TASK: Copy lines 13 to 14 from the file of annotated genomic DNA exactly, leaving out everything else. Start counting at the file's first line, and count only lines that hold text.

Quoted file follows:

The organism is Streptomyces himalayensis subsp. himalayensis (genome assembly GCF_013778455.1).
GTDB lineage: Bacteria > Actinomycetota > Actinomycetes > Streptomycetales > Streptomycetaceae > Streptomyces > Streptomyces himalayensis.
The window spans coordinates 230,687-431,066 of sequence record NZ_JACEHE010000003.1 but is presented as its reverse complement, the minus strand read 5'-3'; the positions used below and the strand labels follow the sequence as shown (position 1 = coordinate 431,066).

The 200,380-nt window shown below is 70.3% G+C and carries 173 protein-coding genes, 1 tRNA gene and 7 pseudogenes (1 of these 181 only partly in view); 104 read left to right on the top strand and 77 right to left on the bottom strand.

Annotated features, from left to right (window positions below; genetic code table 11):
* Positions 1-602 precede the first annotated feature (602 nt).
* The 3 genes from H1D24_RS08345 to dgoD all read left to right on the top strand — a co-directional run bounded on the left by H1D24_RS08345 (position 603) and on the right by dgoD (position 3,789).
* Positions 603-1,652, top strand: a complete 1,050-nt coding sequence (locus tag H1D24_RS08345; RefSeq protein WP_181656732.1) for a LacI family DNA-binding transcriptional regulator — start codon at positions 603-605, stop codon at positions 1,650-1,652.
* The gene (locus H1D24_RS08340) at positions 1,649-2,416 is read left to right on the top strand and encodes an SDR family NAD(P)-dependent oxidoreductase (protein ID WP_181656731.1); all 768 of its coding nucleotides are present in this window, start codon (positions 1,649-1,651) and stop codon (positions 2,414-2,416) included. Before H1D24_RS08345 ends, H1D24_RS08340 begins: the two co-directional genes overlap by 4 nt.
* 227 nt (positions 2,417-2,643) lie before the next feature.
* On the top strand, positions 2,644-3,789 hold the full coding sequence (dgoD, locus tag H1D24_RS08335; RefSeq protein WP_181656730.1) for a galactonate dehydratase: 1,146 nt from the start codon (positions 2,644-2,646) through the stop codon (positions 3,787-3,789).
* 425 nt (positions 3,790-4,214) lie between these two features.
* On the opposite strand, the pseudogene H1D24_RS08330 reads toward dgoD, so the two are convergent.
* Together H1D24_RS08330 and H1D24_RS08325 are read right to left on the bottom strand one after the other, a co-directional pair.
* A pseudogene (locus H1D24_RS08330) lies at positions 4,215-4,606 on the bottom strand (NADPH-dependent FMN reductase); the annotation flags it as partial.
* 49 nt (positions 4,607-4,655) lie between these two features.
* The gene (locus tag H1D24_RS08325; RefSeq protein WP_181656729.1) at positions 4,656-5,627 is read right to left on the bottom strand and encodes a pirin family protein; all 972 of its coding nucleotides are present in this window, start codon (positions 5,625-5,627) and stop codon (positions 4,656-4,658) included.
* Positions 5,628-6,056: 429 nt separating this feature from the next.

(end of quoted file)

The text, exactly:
* On the opposite strand, the pseudogene H1D24_RS08330 reads toward dgoD, so the two are convergent.
* Together H1D24_RS08330 and H1D24_RS08325 are read right to left on the bottom strand one after the other, a co-directional pair.